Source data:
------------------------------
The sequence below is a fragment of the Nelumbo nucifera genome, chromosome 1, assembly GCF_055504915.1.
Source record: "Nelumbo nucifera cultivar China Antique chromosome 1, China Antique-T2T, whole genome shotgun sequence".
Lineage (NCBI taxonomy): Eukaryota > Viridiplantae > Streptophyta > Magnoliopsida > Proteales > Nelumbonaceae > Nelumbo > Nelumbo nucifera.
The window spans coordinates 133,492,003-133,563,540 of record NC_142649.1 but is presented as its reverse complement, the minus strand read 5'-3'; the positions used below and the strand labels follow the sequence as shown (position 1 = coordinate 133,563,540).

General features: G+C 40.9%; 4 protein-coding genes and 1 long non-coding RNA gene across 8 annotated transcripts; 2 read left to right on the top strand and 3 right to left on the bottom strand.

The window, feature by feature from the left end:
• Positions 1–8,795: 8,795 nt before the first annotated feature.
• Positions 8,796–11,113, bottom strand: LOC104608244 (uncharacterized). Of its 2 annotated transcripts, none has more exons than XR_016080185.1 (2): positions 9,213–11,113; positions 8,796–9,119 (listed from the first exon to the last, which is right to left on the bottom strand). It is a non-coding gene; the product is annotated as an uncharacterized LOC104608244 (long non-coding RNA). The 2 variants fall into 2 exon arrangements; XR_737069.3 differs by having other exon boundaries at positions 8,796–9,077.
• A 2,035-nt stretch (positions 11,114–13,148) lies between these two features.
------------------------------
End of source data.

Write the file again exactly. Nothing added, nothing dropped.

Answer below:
The sequence below is a fragment of the Nelumbo nucifera genome, chromosome 1, assembly GCF_055504915.1.
Source record: "Nelumbo nucifera cultivar China Antique chromosome 1, China Antique-T2T, whole genome shotgun sequence".
Lineage (NCBI taxonomy): Eukaryota > Viridiplantae > Streptophyta > Magnoliopsida > Proteales > Nelumbonaceae > Nelumbo > Nelumbo nucifera.
The window spans coordinates 133,492,003-133,563,540 of record NC_142649.1 but is presented as its reverse complement, the minus strand read 5'-3'; the positions used below and the strand labels follow the sequence as shown (position 1 = coordinate 133,563,540).

General features: G+C 40.9%; 4 protein-coding genes and 1 long non-coding RNA gene across 8 annotated transcripts; 2 read left to right on the top strand and 3 right to left on the bottom strand.

The window, feature by feature from the left end:
• Positions 1–8,795: 8,795 nt before the first annotated feature.
• Positions 8,796–11,113, bottom strand: LOC104608244 (uncharacterized). Of its 2 annotated transcripts, none has more exons than XR_016080185.1 (2): positions 9,213–11,113; positions 8,796–9,119 (listed from the first exon to the last, which is right to left on the bottom strand). It is a non-coding gene; the product is annotated as an uncharacterized LOC104608244 (long non-coding RNA). The 2 variants fall into 2 exon arrangements; XR_737069.3 differs by having other exon boundaries at positions 8,796–9,077.
• A 2,035-nt stretch (positions 11,114–13,148) lies between these two features.